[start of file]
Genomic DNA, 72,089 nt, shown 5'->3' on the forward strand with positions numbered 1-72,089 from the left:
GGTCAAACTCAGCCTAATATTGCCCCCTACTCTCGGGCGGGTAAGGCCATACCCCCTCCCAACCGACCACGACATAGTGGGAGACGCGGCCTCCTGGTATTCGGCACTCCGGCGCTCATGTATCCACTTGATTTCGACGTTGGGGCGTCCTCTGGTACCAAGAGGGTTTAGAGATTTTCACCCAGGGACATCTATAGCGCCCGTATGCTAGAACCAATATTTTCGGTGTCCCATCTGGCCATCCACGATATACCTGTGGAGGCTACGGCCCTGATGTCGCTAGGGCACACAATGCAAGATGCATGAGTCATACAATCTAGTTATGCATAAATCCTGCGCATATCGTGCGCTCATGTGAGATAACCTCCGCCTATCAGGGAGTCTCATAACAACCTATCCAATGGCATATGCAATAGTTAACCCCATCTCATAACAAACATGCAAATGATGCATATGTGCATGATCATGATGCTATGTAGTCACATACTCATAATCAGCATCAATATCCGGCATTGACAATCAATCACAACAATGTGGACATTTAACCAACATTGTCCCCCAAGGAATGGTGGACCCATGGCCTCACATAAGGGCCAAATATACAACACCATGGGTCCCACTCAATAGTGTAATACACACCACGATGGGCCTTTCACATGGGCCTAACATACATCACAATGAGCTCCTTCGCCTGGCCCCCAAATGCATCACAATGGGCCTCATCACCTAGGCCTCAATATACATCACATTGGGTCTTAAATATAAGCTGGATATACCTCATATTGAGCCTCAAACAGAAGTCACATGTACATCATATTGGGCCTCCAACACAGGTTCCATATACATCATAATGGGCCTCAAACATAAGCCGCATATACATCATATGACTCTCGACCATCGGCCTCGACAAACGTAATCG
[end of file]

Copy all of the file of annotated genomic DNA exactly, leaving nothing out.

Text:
Genomic DNA, 72,089 nt, shown 5'->3' on the forward strand with positions numbered 1-72,089 from the left:
GGTCAAACTCAGCCTAATATTGCCCCCTACTCTCGGGCGGGTAAGGCCATACCCCCTCCCAACCGACCACGACATAGTGGGAGACGCGGCCTCCTGGTATTCGGCACTCCGGCGCTCATGTATCCACTTGATTTCGACGTTGGGGCGTCCTCTGGTACCAAGAGGGTTTAGAGATTTTCACCCAGGGACATCTATAGCGCCCGTATGCTAGAACCAATATTTTCGGTGTCCCATCTGGCCATCCACGATATACCTGTGGAGGCTACGGCCCTGATGTCGCTAGGGCACACAATGCAAGATGCATGAGTCATACAATCTAGTTATGCATAAATCCTGCGCATATCGTGCGCTCATGTGAGATAACCTCCGCCTATCAGGGAGTCTCATAACAACCTATCCAATGGCATATGCAATAGTTAACCCCATCTCATAACAAACATGCAAATGATGCATATGTGCATGATCATGATGCTATGTAGTCACATACTCATAATCAGCATCAATATCCGGCATTGACAATCAATCACAACAATGTGGACATTTAACCAACATTGTCCCCCAAGGAATGGTGGACCCATGGCCTCACATAAGGGCCAAATATACAACACCATGGGTCCCACTCAATAGTGTAATACACACCACGATGGGCCTTTCACATGGGCCTAACATACATCACAATGAGCTCCTTCGCCTGGCCCCCAAATGCATCACAATGGGCCTCATCACCTAGGCCTCAATATACATCACATTGGGTCTTAAATATAAGCTGGATATACCTCATATTGAGCCTCAAACAGAAGTCACATGTACATCATATTGGGCCTCCAACACAGGTTCCATATACATCATAATGGGCCTCAAACATAAGCCGCATATACATCATATGACTCTCGACCATCGGCCTCGACAAACGTAATCG